That’s post hoc propter hoc reasoning. Unless single payer is accompanied by cost cutting, once the the savings that could be realized through lower administrative costs (no more than about 15% IMO) cost increases would more than absorb the savings within about three years.

    That’s more or less the assumption, Dave – that a single-payer system (like the Canadian and French systems) would be able to exert downward pressure on compensation rates for the supply side. It’s not like they’d just take the current compensation rates and simply pay whatever the doctors ask for in the future.

    In the long run, that would probably decrease the incentive to be a doctor and/or medical provider, although you’d have a greater volume of potential patients to choose from, and some degree of financial security (i.e., you don’t have to go chasing after deadbeats whether in terms of dilatory insurance payers or dilatory patient payers).

  22. Dave Schuler says:

    That’s more or less the assumption, Dave – that a single-payer system (like the Canadian and French systems) would be able to exert downward pressure on compensation rates for the supply side. It’s not like they’d just take the current compensation rates and simply pay whatever the doctors ask for in the future.

    I’m skeptical of the assumption. Indeed, I think that the French system is possible in France because of a consensus that allows government to control costs not the other way around.

    We manifestly don’t have such a consensus here. If we did Medicare costs wouldn’t be growing at the rate they are now.

  23. Jonathan says:

    Actually, 73% of doctors support the public option:

    http://www.reuters.com/article/topNews/idUSTRE58F3VJ20090916

    Let’s see, New England Journal of Medicine or IBD, which one am I going to believe?

  24. TangoMan says:

    Crust,

    But international comparisons of cost are easy. We pay way more per capita than other nations; that’s just indisputable. So if the US were to adopt a single payer system (not on the table as you say), why wouldn’t we expect to get some savings?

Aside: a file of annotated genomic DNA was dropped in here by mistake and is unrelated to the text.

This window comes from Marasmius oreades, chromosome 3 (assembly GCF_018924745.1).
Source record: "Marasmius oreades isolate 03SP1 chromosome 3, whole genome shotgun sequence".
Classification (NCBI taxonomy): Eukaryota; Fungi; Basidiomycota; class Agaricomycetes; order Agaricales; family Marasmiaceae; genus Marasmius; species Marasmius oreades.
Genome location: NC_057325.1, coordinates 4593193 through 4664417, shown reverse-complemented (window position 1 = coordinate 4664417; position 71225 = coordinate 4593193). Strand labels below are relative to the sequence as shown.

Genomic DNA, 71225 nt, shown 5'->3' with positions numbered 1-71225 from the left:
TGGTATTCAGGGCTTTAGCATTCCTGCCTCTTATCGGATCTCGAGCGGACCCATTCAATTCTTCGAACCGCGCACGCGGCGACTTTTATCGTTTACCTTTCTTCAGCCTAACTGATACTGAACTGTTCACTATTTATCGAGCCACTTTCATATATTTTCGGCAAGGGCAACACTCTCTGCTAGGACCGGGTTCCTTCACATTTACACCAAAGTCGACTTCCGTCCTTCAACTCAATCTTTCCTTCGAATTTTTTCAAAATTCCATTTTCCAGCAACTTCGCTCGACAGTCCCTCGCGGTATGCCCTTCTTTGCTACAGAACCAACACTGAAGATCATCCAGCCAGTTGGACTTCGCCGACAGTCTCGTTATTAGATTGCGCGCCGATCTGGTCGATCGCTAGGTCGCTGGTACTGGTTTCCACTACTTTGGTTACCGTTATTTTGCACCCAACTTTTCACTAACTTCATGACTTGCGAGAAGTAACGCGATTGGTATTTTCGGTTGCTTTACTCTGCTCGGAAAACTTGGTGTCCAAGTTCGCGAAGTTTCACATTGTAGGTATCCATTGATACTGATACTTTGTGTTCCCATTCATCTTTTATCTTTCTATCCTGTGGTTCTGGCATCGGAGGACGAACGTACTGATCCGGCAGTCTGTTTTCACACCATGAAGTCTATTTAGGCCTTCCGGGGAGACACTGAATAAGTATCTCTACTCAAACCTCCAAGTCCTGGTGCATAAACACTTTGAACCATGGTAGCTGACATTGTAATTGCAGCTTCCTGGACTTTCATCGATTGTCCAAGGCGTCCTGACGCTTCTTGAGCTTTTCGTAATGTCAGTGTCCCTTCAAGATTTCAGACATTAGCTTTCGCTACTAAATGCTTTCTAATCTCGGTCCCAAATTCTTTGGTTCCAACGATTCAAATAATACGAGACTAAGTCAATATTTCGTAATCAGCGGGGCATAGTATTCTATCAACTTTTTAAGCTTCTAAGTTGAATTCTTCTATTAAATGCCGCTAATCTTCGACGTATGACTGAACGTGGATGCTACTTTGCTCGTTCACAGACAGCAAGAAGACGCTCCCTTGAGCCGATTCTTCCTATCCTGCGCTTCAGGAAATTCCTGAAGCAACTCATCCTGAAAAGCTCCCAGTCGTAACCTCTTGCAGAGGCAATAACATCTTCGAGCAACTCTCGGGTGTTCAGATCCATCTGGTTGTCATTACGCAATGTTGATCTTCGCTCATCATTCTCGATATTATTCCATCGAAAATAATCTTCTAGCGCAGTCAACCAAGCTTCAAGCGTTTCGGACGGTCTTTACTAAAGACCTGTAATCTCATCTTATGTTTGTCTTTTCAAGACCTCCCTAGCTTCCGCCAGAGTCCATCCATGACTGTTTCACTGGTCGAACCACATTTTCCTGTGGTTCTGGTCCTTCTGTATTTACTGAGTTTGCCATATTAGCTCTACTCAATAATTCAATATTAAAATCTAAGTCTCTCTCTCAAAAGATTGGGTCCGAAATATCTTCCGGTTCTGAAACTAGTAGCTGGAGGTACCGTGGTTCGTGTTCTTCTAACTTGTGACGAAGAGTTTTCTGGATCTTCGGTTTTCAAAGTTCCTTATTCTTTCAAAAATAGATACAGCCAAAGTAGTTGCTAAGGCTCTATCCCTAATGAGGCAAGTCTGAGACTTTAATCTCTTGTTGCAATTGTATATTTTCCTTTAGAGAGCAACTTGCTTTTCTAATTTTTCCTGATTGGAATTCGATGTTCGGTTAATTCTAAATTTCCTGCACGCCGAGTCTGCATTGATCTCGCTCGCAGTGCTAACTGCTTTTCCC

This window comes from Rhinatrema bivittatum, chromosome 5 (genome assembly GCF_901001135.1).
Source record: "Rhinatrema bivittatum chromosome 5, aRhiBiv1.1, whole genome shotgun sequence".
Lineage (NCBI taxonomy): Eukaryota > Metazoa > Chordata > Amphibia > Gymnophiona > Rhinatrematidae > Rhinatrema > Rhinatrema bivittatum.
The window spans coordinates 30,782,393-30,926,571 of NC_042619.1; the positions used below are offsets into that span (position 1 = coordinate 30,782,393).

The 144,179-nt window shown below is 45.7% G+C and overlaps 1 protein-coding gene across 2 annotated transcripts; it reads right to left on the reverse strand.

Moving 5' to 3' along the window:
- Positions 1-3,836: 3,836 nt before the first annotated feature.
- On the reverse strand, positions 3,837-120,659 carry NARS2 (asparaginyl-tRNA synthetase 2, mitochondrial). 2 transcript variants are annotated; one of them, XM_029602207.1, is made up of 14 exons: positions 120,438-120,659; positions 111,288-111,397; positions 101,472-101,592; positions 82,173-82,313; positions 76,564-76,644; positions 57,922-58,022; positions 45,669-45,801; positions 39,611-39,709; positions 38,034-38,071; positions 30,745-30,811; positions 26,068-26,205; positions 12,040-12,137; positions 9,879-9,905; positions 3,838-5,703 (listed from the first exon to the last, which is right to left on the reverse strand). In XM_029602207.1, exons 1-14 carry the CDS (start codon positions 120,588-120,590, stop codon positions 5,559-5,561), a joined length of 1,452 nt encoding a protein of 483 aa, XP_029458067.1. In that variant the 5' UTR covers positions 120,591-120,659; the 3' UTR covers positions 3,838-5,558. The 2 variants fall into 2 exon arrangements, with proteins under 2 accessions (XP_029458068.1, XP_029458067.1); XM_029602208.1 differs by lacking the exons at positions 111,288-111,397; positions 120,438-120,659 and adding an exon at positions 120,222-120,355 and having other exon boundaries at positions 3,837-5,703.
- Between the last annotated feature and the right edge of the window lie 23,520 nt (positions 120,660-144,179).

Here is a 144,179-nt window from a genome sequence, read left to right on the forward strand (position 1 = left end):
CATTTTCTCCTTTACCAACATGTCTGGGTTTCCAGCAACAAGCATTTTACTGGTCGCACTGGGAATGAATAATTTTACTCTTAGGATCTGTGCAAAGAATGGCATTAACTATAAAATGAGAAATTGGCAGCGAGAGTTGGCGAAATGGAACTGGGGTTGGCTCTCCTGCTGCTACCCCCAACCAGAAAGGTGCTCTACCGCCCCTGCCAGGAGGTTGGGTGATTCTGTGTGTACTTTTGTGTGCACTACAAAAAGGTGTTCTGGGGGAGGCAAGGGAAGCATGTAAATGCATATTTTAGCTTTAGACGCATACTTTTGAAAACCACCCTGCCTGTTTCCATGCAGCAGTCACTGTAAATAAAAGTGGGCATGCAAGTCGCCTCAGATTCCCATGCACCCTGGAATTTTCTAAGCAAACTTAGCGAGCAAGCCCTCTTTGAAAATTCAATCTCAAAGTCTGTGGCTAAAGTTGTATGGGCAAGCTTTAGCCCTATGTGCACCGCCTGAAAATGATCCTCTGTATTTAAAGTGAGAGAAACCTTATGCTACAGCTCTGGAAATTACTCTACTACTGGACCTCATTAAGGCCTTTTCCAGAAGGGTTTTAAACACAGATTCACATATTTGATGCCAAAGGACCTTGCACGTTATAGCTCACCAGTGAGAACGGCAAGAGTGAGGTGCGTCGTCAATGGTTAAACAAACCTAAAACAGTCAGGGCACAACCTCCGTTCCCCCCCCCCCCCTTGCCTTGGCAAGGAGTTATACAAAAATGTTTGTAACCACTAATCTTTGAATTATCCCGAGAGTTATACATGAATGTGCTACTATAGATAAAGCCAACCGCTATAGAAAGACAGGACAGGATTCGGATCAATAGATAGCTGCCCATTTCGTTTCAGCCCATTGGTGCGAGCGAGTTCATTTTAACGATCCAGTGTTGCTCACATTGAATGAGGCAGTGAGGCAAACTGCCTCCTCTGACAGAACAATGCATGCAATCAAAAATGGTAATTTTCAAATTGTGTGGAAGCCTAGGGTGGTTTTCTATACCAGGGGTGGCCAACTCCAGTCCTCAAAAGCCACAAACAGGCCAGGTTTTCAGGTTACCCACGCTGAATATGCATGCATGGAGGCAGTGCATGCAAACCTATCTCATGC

You’re correct on this fact but your conclusion, I believe, is based on a false understanding of the processes at work.

    Medical care is what economists call a superior good. A superior good is a good that people are willing to spend more money on as their income increases. The US is one of the wealthiest nations in the world and so we should expect that we’d be devoting a greater share of our disposable income towards medical care. Similarly, housing is also a superior good. We’re a richer country today than we were in 1960. Take a look at the mean square footage of single detached homes over the years. As our national wealth has increased so too has the mean size of our homes. We take our “excess” income and spend it on superior goods.

    We’re richer than France, so it’s not a surprise that our homes are larger and that we spend more on medical care.

  25. TangoMan says:

    Take a look at this chart comparing international rates of growth in medical spending. You’ll see that nations with rapidly increasing economies are experiencing medical spending growth rates in excess of the US.

    Korea’s medical spending is growing at a 9.6% annual rate. The US medical spending is growing at 5.8%.

  26. Another Matt says:

    But anyone who’s not only schooled in how medical care works but did well enough in advanced math to get into medical school should know better.

    Having tutored pre-meds in physics, I’m not too impressed with the level of math they understood. Thankfully, my doctor doesn’t have to solve a second order equation to perform a differential diagnosis on me.

  27. anjin-san says:

    We’re richer than France, so it’s not a surprise that our homes are larger and that we spend more on medical care.

    Yep. Except the French, on the whole, live much better than we do. Eating fast food in a Mac Mansion in some crap suburb is not my idea of being #1.

  28. TangoMan says:

    Yep. Except the French, on the whole, live much better than we do. Eating fast food in a Mac Mansion in some crap suburb is not my idea of being #1.

    What’s stopping you from living like a Frenchman?

    “Americans, on average, spend 9.3 percent of their income on food, the lowest percentage in the world. India spends 53.1 percent, Venezuela spends 34.3 percent, Italy spends 25.7 percent, Japan spends 19.1 percent, France spends 16.3 percent and the United Kingdom spends 11.5 percent.”

    Sell your house, buy a small shack, and spend your savings on better quality food.